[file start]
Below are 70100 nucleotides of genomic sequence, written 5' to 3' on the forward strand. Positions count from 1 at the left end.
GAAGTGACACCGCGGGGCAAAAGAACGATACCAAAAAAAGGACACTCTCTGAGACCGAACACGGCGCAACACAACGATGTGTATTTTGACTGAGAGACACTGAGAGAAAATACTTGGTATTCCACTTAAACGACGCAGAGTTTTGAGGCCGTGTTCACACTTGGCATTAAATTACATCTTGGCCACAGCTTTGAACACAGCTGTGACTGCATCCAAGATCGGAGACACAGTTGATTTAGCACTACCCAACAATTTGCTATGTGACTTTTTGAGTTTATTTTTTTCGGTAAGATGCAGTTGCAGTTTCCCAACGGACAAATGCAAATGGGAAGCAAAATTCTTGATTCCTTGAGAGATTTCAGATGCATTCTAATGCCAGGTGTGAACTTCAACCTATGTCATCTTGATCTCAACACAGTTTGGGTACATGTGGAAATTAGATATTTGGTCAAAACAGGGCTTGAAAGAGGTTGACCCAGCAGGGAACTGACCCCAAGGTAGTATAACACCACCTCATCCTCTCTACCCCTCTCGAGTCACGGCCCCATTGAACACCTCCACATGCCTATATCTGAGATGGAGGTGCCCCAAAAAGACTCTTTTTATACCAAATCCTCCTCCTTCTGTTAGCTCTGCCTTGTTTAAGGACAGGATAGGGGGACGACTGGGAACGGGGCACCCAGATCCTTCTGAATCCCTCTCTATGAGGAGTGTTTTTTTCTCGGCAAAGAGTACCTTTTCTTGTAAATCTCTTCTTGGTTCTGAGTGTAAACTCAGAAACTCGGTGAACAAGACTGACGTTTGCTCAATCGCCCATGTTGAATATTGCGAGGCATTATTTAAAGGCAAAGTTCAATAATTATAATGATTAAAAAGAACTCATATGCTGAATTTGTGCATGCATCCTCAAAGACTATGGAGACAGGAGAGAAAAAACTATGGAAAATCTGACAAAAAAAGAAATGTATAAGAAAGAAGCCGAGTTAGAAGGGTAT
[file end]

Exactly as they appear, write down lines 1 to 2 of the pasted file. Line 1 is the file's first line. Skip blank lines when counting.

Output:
Below are 70100 nucleotides of genomic sequence, written 5' to 3' on the forward strand. Positions count from 1 at the left end.
GAAGTGACACCGCGGGGCAAAAGAACGATACCAAAAAAAGGACACTCTCTGAGACCGAACACGGCGCAACACAACGATGTGTATTTTGACTGAGAGACACTGAGAGAAAATACTTGGTATTCCACTTAAACGACGCAGAGTTTTGAGGCCGTGTTCACACTTGGCATTAAATTACATCTTGGCCACAGCTTTGAACACAGCTGTGACTGCATCCAAGATCGGAGACACAGTTGATTTAGCACTACCCAACAATTTGCTATGTGACTTTTTGAGTTTATTTTTTTCGGTAAGATGCAGTTGCAGTTTCCCAACGGACAAATGCAAATGGGAAGCAAAATTCTTGATTCCTTGAGAGATTTCAGATGCATTCTAATGCCAGGTGTGAACTTCAACCTATGTCATCTTGATCTCAACACAGTTTGGGTACATGTGGAAATTAGATATTTGGTCAAAACAGGGCTTGAAAGAGGTTGACCCAGCAGGGAACTGACCCCAAGGTAGTATAACACCACCTCATCCTCTCTACCCCTCTCGAGTCACGGCCCCATTGAACACCTCCACATGCCTATATCTGAGATGGAGGTGCCCCAAAAAGACTCTTTTTATACCAAATCCTCCTCCTTCTGTTAGCTCTGCCTTGTTTAAGGACAGGATAGGGGGACGACTGGGAACGGGGCACCCAGATCCTTCTGAATCCCTCTCTATGAGGAGTGTTTTTTTCTCGGCAAAGAGTACCTTTTCTTGTAAATCTCTTCTTGGTTCTGAGTGTAAACTCAGAAACTCGGTGAACAAGACTGACGTTTGCTCAATCGCCCATGTTGAATATTGCGAGGCATTATTTAAAGGCAAAGTTCAATAATTATAATGATTAAAAAGAACTCATATGCTGAATTTGTGCATGCATCCTCAAAGACTATGGAGACAGGAGAGAAAAAACTATGGAAAATCTGACAAAAAAAGAAATGTATAAGAAAGAAGCCGAGTTAGAAGGGTAT